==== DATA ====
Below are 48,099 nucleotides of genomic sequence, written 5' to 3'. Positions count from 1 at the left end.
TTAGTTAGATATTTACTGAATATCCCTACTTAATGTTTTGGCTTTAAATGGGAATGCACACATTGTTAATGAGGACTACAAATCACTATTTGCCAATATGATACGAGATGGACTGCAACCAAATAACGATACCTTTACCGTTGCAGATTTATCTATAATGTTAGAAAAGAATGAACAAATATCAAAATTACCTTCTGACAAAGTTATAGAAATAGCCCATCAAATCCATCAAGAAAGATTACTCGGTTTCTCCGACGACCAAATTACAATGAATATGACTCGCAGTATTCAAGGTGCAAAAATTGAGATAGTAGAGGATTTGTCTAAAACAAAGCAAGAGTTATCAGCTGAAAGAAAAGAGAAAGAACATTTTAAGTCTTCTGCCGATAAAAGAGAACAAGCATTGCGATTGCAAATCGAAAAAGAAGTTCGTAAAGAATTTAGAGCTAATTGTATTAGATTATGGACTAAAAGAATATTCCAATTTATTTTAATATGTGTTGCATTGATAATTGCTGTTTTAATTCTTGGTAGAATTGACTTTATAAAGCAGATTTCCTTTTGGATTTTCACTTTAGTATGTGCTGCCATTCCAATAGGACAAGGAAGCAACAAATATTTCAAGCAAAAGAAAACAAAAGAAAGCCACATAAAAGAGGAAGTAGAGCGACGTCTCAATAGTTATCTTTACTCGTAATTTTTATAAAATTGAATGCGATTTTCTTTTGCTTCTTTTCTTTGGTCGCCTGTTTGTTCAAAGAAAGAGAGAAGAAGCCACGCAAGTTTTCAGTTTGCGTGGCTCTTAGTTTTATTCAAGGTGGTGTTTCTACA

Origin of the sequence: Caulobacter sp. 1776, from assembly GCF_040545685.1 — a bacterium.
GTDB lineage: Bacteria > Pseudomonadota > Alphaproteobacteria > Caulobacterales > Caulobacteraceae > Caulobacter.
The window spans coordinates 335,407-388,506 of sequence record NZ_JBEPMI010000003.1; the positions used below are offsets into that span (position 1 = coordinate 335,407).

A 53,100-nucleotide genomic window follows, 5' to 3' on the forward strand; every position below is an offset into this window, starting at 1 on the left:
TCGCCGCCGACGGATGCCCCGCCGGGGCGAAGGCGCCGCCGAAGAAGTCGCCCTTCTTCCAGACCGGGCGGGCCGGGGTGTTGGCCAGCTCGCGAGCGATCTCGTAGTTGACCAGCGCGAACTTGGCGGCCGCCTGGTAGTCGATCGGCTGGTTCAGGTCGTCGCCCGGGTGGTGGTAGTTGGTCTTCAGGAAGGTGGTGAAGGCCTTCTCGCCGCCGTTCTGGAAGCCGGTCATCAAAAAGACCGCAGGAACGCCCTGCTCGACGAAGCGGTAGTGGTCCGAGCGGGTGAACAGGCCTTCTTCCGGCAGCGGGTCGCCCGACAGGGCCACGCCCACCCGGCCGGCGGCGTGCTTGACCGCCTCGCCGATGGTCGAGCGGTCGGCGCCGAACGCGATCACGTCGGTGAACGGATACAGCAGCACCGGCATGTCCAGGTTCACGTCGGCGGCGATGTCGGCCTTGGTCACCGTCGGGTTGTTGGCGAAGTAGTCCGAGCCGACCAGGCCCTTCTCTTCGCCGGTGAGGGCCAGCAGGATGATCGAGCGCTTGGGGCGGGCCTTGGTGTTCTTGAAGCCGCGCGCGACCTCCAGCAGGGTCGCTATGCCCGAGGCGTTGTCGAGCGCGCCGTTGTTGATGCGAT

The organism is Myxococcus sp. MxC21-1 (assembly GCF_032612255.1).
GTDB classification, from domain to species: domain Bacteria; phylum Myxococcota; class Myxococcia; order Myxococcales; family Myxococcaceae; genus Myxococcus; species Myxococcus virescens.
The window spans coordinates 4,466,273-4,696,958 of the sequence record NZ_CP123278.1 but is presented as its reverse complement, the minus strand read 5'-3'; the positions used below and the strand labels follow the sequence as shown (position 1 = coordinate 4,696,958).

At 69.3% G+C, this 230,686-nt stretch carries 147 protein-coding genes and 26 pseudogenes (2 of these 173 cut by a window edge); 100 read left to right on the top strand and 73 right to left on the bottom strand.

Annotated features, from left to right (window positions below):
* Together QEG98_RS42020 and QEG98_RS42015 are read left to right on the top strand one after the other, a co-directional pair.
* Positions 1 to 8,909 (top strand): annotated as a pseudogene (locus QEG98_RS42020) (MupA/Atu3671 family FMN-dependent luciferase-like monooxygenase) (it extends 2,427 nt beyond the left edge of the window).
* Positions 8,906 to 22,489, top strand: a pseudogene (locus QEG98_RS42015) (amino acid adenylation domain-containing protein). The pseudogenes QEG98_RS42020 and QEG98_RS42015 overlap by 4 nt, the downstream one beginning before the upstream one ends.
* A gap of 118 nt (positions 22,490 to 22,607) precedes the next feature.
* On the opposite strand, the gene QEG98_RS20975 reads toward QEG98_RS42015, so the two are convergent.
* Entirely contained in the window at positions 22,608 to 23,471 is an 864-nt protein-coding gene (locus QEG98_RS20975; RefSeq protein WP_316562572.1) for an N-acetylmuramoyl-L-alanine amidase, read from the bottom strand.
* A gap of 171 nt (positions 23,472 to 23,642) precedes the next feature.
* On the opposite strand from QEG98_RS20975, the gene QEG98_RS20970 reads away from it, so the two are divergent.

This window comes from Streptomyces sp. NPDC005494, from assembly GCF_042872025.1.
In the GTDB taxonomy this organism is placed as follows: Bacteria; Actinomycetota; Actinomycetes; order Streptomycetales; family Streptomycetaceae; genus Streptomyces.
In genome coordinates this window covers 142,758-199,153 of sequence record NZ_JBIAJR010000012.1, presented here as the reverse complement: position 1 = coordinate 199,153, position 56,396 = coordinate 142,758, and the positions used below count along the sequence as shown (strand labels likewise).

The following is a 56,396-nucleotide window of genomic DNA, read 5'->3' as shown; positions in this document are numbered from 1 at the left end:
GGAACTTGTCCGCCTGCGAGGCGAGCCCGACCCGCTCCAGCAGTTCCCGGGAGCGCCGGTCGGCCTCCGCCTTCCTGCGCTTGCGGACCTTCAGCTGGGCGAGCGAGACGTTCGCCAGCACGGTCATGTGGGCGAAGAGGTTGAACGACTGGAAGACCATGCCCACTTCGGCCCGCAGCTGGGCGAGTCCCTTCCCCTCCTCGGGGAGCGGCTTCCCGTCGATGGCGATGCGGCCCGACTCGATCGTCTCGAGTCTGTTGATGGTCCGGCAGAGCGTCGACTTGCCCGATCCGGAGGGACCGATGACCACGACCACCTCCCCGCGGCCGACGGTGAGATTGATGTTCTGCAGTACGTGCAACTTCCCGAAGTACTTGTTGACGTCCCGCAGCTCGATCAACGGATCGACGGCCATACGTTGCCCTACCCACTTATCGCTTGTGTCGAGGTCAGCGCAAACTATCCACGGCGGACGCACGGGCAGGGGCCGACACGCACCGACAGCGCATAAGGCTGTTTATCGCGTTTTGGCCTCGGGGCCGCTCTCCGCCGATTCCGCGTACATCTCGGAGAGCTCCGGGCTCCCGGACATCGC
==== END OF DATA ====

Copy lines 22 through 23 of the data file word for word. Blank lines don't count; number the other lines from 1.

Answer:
In the GTDB taxonomy this organism is placed as follows: Bacteria; Actinomycetota; Actinomycetes; order Streptomycetales; family Streptomycetaceae; genus Streptomyces.
In genome coordinates this window covers 142,758-199,153 of sequence record NZ_JBIAJR010000012.1, presented here as the reverse complement: position 1 = coordinate 199,153, position 56,396 = coordinate 142,758, and the positions used below count along the sequence as shown (strand labels likewise).